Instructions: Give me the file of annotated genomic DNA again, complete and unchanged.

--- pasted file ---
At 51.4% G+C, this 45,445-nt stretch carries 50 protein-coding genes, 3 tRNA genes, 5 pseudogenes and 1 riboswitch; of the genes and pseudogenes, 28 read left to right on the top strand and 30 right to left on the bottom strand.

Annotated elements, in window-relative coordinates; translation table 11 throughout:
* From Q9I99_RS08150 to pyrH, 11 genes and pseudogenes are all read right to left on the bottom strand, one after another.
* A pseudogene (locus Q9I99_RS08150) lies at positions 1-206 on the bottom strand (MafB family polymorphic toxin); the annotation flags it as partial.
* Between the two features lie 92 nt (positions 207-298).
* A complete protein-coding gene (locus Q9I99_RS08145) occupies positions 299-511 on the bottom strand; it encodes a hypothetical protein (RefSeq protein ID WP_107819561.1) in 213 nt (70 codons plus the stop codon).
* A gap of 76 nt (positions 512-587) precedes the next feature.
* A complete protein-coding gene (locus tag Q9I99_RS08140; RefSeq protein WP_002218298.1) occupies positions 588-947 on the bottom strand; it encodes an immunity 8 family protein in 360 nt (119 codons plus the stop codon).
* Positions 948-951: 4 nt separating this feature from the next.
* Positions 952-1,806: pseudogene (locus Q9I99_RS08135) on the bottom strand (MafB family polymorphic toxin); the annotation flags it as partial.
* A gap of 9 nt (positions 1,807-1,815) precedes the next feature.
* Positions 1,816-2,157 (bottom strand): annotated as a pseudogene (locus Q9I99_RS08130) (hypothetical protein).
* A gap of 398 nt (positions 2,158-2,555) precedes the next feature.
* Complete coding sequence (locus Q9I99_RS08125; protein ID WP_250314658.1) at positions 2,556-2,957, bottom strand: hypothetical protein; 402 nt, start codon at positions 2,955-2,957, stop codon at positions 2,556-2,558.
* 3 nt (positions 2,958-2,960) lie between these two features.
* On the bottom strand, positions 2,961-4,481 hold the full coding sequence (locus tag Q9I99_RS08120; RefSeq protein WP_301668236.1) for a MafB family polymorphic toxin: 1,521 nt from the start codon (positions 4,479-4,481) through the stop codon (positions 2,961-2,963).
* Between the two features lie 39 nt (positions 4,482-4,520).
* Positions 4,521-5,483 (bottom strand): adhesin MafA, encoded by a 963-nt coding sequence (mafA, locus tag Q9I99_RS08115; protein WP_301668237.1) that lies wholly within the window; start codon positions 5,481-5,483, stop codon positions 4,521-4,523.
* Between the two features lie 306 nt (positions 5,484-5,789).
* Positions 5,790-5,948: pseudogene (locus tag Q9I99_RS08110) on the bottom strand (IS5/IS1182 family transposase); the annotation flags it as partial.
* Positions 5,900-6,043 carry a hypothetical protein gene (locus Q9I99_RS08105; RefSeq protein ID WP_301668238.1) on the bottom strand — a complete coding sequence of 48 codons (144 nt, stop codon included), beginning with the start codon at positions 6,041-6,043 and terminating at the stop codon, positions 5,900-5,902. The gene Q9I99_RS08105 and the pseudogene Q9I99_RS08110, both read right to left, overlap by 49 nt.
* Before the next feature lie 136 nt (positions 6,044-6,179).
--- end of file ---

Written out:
At 51.4% G+C, this 45,445-nt stretch carries 50 protein-coding genes, 3 tRNA genes, 5 pseudogenes and 1 riboswitch; of the genes and pseudogenes, 28 read left to right on the top strand and 30 right to left on the bottom strand.

Annotated elements, in window-relative coordinates; translation table 11 throughout:
* From Q9I99_RS08150 to pyrH, 11 genes and pseudogenes are all read right to left on the bottom strand, one after another.
* A pseudogene (locus Q9I99_RS08150) lies at positions 1-206 on the bottom strand (MafB family polymorphic toxin); the annotation flags it as partial.
* Between the two features lie 92 nt (positions 207-298).
* A complete protein-coding gene (locus Q9I99_RS08145) occupies positions 299-511 on the bottom strand; it encodes a hypothetical protein (RefSeq protein ID WP_107819561.1) in 213 nt (70 codons plus the stop codon).
* A gap of 76 nt (positions 512-587) precedes the next feature.
* A complete protein-coding gene (locus tag Q9I99_RS08140; RefSeq protein WP_002218298.1) occupies positions 588-947 on the bottom strand; it encodes an immunity 8 family protein in 360 nt (119 codons plus the stop codon).
* Positions 948-951: 4 nt separating this feature from the next.
* Positions 952-1,806: pseudogene (locus Q9I99_RS08135) on the bottom strand (MafB family polymorphic toxin); the annotation flags it as partial.
* A gap of 9 nt (positions 1,807-1,815) precedes the next feature.
* Positions 1,816-2,157 (bottom strand): annotated as a pseudogene (locus Q9I99_RS08130) (hypothetical protein).
* A gap of 398 nt (positions 2,158-2,555) precedes the next feature.
* Complete coding sequence (locus Q9I99_RS08125; protein ID WP_250314658.1) at positions 2,556-2,957, bottom strand: hypothetical protein; 402 nt, start codon at positions 2,955-2,957, stop codon at positions 2,556-2,558.
* 3 nt (positions 2,958-2,960) lie between these two features.
* On the bottom strand, positions 2,961-4,481 hold the full coding sequence (locus tag Q9I99_RS08120; RefSeq protein WP_301668236.1) for a MafB family polymorphic toxin: 1,521 nt from the start codon (positions 4,479-4,481) through the stop codon (positions 2,961-2,963).
* Between the two features lie 39 nt (positions 4,482-4,520).
* Positions 4,521-5,483 (bottom strand): adhesin MafA, encoded by a 963-nt coding sequence (mafA, locus tag Q9I99_RS08115; protein WP_301668237.1) that lies wholly within the window; start codon positions 5,481-5,483, stop codon positions 4,521-4,523.
* Between the two features lie 306 nt (positions 5,484-5,789).
* Positions 5,790-5,948: pseudogene (locus tag Q9I99_RS08110) on the bottom strand (IS5/IS1182 family transposase); the annotation flags it as partial.
* Positions 5,900-6,043 carry a hypothetical protein gene (locus Q9I99_RS08105; RefSeq protein ID WP_301668238.1) on the bottom strand — a complete coding sequence of 48 codons (144 nt, stop codon included), beginning with the start codon at positions 6,041-6,043 and terminating at the stop codon, positions 5,900-5,902. The gene Q9I99_RS08105 and the pseudogene Q9I99_RS08110, both read right to left, overlap by 49 nt.
* Before the next feature lie 136 nt (positions 6,044-6,179).